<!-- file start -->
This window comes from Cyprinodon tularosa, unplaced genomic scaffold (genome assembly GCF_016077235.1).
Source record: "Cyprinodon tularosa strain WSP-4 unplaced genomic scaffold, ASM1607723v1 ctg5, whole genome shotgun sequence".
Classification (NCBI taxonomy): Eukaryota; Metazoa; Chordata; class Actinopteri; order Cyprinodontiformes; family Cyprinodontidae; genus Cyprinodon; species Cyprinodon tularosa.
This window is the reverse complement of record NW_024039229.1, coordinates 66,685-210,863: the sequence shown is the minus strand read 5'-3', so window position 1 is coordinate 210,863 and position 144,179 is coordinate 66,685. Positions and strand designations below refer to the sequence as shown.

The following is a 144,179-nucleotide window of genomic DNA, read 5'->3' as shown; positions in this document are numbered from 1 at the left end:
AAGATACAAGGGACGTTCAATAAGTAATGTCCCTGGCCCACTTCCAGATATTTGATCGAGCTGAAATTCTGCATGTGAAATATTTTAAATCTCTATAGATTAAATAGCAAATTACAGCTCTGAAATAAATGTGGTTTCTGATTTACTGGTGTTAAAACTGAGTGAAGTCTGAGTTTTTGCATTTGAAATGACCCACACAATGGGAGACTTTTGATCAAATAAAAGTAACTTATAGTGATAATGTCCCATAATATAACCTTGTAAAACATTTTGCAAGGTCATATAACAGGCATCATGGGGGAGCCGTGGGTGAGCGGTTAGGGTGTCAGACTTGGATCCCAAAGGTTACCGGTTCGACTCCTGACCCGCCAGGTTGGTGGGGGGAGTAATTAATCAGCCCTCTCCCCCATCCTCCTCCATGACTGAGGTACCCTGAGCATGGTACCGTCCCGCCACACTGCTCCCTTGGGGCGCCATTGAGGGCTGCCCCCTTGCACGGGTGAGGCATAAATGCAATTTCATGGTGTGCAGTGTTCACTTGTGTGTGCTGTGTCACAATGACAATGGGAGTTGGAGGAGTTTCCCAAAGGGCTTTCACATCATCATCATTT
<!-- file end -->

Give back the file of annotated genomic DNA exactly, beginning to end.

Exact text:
This window comes from Cyprinodon tularosa, unplaced genomic scaffold (genome assembly GCF_016077235.1).
Source record: "Cyprinodon tularosa strain WSP-4 unplaced genomic scaffold, ASM1607723v1 ctg5, whole genome shotgun sequence".
Classification (NCBI taxonomy): Eukaryota; Metazoa; Chordata; class Actinopteri; order Cyprinodontiformes; family Cyprinodontidae; genus Cyprinodon; species Cyprinodon tularosa.
This window is the reverse complement of record NW_024039229.1, coordinates 66,685-210,863: the sequence shown is the minus strand read 5'-3', so window position 1 is coordinate 210,863 and position 144,179 is coordinate 66,685. Positions and strand designations below refer to the sequence as shown.

The following is a 144,179-nucleotide window of genomic DNA, read 5'->3' as shown; positions in this document are numbered from 1 at the left end:
AAGATACAAGGGACGTTCAATAAGTAATGTCCCTGGCCCACTTCCAGATATTTGATCGAGCTGAAATTCTGCATGTGAAATATTTTAAATCTCTATAGATTAAATAGCAAATTACAGCTCTGAAATAAATGTGGTTTCTGATTTACTGGTGTTAAAACTGAGTGAAGTCTGAGTTTTTGCATTTGAAATGACCCACACAATGGGAGACTTTTGATCAAATAAAAGTAACTTATAGTGATAATGTCCCATAATATAACCTTGTAAAACATTTTGCAAGGTCATATAACAGGCATCATGGGGGAGCCGTGGGTGAGCGGTTAGGGTGTCAGACTTGGATCCCAAAGGTTACCGGTTCGACTCCTGACCCGCCAGGTTGGTGGGGGGAGTAATTAATCAGCCCTCTCCCCCATCCTCCTCCATGACTGAGGTACCCTGAGCATGGTACCGTCCCGCCACACTGCTCCCTTGGGGCGCCATTGAGGGCTGCCCCCTTGCACGGGTGAGGCATAAATGCAATTTCATGGTGTGCAGTGTTCACTTGTGTGTGCTGTGTCACAATGACAATGGGAGTTGGAGGAGTTTCCCAAAGGGCTTTCACATCATCATCATTT